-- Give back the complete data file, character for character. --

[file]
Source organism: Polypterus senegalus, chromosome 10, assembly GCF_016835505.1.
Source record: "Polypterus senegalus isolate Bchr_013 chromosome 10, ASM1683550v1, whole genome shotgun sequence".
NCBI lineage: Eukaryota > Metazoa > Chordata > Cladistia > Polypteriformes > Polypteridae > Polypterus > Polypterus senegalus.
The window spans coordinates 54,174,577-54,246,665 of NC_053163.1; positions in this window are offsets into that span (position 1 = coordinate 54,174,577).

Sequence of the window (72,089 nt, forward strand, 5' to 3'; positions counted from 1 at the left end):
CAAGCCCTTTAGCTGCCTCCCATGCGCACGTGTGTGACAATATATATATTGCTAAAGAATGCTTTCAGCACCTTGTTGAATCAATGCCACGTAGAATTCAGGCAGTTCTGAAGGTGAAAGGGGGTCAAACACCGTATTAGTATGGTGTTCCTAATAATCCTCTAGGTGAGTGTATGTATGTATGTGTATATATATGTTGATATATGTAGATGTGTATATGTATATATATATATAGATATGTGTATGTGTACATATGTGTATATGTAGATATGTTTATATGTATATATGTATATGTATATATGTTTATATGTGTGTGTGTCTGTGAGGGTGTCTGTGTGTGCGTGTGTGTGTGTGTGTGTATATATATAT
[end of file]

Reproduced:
Source organism: Polypterus senegalus, chromosome 10, assembly GCF_016835505.1.
Source record: "Polypterus senegalus isolate Bchr_013 chromosome 10, ASM1683550v1, whole genome shotgun sequence".
NCBI lineage: Eukaryota > Metazoa > Chordata > Cladistia > Polypteriformes > Polypteridae > Polypterus > Polypterus senegalus.
The window spans coordinates 54,174,577-54,246,665 of NC_053163.1; positions in this window are offsets into that span (position 1 = coordinate 54,174,577).

Sequence of the window (72,089 nt, forward strand, 5' to 3'; positions counted from 1 at the left end):
CAAGCCCTTTAGCTGCCTCCCATGCGCACGTGTGTGACAATATATATATTGCTAAAGAATGCTTTCAGCACCTTGTTGAATCAATGCCACGTAGAATTCAGGCAGTTCTGAAGGTGAAAGGGGGTCAAACACCGTATTAGTATGGTGTTCCTAATAATCCTCTAGGTGAGTGTATGTATGTATGTGTATATATATGTTGATATATGTAGATGTGTATATGTATATATATATATAGATATGTGTATGTGTACATATGTGTATATGTAGATATGTTTATATGTATATATGTATATGTATATATGTTTATATGTGTGTGTGTCTGTGAGGGTGTCTGTGTGTGCGTGTGTGTGTGTGTGTGTATATATATAT